Energy in Rural Uttarakhand

Aayush’s Fellowship is made possible by the Rural India Supporting Trust.

I have been here for almost a month now as an AIF Clinton Fellow. What am I doing here, in the remote Himalayas? Let me share some of my first impressions with you, and tell you how pine needles, energy and livelihoods are connected amidst this fragile ecosystem in rural Uttarakhand.

Energy: Necessity or Luxury?

An old man is squatting and smoking in the one-room stone house. The old woman, his wife, is making food using firewood on a mud cooking stove in a corner. He is telling me the tales of his kids who are now in Haldwani – the largest city of the Kumaon region – and she is making a variety of misri chai for me. It is close to 6:30 pm and there is no power. She brings the chai for me and asks me about my family and work. I am the youngest of two siblings, and I continue to tell her my sister is pregnant and my brother is getting married next year. In India, these questions are common: how is your family, what do you study, where did you study, where do you work, etc. As someone new to rural Uttarakhand, and not a native Kumaoni speaker, I indulged in this conversation. My work at Avani – my Fellowship host organisation – is mostly on the capacity building of the local team. Typically, it is conducting research and analysis, doing data analysis for the power plant data, making maintenance plans, and helping in the setting up of the power plants in the area. I have tea, get back to my place and am left bewildered about what energy means to different people, how I always had access to electricity in Delhi, and how the lifestyle of people here is not dependent on electricity. 

One of the many houses dotting the landscape of Tripuradevi.

Problem: Loss of Biodiversity

The Sub-Central Himalayas see the annual phenomenon of recurrent forest fires. These are caused by the large amount of pine needles, which fall during the dry summer months. These forest fires destroy not only the biodiversity in the region, but also decimate the already stressed resources available to the poor in the region. These fires also release a huge amount of carbon in the atmosphere. Coupled with problems like lack of jobs and low water retention, many people migrate towards the cities where they are employed at less than minimum wages, thus causing further distress to the lives of the people in the Kumaon region.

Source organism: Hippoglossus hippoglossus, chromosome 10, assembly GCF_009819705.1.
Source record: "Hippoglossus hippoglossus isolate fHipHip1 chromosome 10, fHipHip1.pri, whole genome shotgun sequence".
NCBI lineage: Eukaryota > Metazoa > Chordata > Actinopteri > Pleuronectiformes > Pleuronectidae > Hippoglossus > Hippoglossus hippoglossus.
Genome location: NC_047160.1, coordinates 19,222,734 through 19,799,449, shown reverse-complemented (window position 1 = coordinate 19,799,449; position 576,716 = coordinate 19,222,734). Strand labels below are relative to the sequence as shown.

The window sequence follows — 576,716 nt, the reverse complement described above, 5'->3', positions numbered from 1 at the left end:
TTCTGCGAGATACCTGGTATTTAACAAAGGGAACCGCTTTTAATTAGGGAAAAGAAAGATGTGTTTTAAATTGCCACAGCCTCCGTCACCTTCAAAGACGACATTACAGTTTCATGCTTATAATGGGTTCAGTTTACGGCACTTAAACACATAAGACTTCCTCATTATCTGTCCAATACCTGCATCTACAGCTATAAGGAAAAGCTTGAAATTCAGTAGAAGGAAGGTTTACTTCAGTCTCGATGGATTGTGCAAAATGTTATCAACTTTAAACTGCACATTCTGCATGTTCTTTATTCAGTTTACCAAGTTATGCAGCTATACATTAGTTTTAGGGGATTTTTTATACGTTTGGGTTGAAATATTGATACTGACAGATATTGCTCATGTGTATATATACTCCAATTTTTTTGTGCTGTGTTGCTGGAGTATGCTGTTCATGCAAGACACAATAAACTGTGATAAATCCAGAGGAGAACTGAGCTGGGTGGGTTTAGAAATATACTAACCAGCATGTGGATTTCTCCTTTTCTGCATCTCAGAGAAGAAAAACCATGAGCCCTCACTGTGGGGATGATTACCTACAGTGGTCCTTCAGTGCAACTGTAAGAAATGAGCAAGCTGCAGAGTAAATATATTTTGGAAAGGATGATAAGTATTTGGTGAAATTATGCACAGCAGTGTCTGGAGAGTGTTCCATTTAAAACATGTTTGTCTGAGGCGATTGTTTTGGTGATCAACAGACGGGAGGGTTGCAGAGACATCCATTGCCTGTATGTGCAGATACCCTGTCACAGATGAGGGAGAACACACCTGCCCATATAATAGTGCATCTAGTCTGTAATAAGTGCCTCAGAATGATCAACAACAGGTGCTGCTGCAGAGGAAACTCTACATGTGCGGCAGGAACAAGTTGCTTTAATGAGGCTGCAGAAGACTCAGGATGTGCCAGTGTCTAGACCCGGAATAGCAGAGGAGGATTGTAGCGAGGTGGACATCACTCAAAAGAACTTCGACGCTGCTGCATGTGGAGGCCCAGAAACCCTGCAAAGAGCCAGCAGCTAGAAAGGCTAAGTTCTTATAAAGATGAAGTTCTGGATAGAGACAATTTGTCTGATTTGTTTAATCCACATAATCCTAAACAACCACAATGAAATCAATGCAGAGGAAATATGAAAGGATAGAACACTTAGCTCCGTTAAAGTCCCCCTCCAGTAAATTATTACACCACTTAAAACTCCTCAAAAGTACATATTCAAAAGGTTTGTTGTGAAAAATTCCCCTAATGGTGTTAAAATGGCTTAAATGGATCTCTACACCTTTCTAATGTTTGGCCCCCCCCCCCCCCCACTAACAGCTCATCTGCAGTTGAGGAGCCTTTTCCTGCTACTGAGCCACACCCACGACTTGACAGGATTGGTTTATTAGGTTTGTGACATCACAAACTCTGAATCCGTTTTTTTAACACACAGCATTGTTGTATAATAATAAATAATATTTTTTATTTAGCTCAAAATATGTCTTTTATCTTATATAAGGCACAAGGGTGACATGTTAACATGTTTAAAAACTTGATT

Organisation Profile: Avani

Avani employs the local people who collect the pine needles from the forest floor. These needles are purchased by Avani and fed into the gasification plant that uses pyrolysis to break down the carbon molecules of the complex carbon compounds into CO. This is then combusted to form energy. This energy is used to produce electricity which is fed to the local grid to give a clean source of energy. The char that comes out of the process is mixed with the corn starch and made into charcoal which is used in place of fuel-wood. The power plant located at the campus where I work is of 10 kW capacity, and there are three other operational plants of 28 kW in other areas of the mountains.

Promises and Benefits

Avani’s approach is complex and holistic to tackle these challenges. Majorly there are four big promises of this work. The first is the restoration of biodiversity in the area where the pine needles are collected from. The second is the clean energy which is fed into the grid. The third is the availability of charcoal which saves the local people from the drudgery of going to the forest and collecting firewood. The fourth is the employment generation and livelihoods options for the people. 

Reflection

In rural Uttarakhand, energy is looked at as a bonus. The people who live here do not revolve their lives around whether the power is on or off. They do not take breaks when the lights do not cut on. Instead, they continue about their day and work normally. Avani has created a clean power infrastructure that gives local alternative energy but the people are also empowered to contribute through economic initiatives. It has been almost a month since I am here. A lot of ups and downs in adjusting to a completely new environment, but overall, I look forward for an engaging journey for the next nine months here in Berinag, Uttarakhand.

Aayush completed his post-graduate degree from Tata Institute of Social Sciences Mumbai with a major in Social Entrepreneurship. His studies focused on sustainable development, development policies, and business development for social enterprises. He researched the consumer preferences about organic processed foods with a focus on small and medium enterprises. During his studies, Aayush has worked with organizations like Stanford University, Teach India, Snehalaya, and Global Youth. He loves teaching and has been giving English, Mathematics, and Social Sciences tuitions to the kids who cannot afford regular tuitions. Originally from Muzaffarnagar, Aayush currently resides with his family in Sahibabad, close to the East of Delhi. When he is not working, one can find him cooking, exploring the cities, or simply practicing calisthenics

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One thought on “Energy in Rural Uttarakhand

  1. Thanks for sharing an introduction to your work with Avani, and explaining how biodiversity, energy and livelihoods are intertwined. Looking forward to the next one!

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